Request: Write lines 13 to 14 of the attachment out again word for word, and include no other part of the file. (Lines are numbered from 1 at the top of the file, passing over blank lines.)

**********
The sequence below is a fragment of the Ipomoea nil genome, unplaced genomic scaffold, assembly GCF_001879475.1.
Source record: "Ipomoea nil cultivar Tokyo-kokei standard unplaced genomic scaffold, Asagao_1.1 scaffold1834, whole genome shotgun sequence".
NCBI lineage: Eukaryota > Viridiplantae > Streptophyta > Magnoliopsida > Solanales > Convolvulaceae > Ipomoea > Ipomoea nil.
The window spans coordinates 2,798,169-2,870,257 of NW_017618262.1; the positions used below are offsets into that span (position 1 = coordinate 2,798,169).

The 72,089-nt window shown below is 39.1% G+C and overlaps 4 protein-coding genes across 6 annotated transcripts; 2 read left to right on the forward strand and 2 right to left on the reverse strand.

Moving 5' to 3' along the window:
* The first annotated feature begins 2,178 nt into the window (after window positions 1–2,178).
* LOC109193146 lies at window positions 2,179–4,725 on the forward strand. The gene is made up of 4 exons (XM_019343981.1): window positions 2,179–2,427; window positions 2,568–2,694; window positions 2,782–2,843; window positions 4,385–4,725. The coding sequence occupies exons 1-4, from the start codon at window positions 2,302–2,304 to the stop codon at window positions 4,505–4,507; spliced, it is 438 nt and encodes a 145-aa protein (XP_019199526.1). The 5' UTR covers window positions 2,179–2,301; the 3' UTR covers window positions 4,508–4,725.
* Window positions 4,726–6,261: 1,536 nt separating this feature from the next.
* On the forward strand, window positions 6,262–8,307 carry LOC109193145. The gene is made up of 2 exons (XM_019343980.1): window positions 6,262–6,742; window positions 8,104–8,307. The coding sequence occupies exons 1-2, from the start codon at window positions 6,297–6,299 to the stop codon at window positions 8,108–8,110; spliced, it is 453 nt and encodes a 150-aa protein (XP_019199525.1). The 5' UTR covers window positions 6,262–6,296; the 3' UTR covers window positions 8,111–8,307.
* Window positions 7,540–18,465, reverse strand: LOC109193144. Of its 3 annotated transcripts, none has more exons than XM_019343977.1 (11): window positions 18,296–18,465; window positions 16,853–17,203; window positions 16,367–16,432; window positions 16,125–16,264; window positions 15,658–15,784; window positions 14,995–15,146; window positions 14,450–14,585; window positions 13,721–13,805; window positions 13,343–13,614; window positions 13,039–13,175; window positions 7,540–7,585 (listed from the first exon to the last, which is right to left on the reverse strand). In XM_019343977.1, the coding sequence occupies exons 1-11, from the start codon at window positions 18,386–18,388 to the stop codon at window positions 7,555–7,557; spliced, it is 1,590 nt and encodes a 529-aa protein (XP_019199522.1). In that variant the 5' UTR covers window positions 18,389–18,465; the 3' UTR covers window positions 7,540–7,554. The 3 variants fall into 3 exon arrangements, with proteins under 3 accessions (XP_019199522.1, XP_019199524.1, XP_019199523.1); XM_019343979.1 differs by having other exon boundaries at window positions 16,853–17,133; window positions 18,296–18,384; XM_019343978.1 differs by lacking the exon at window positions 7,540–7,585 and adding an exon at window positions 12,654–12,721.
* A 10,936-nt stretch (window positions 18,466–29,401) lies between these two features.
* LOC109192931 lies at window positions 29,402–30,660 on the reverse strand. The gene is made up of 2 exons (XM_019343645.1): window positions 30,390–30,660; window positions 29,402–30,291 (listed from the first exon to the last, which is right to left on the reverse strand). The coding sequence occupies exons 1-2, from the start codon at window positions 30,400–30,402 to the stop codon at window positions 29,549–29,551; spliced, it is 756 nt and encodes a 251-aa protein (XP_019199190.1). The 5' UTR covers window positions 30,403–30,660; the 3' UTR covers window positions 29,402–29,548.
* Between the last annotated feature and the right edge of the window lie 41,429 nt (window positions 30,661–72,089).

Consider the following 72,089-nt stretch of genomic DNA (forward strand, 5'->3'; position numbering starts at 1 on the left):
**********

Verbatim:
* LOC109192931 lies at window positions 29,402–30,660 on the reverse strand. The gene is made up of 2 exons (XM_019343645.1): window positions 30,390–30,660; window positions 29,402–30,291 (listed from the first exon to the last, which is right to left on the reverse strand). The coding sequence occupies exons 1-2, from the start codon at window positions 30,400–30,402 to the stop codon at window positions 29,549–29,551; spliced, it is 756 nt and encodes a 251-aa protein (XP_019199190.1). The 5' UTR covers window positions 30,403–30,660; the 3' UTR covers window positions 29,402–29,548.
* Between the last annotated feature and the right edge of the window lie 41,429 nt (window positions 30,661–72,089).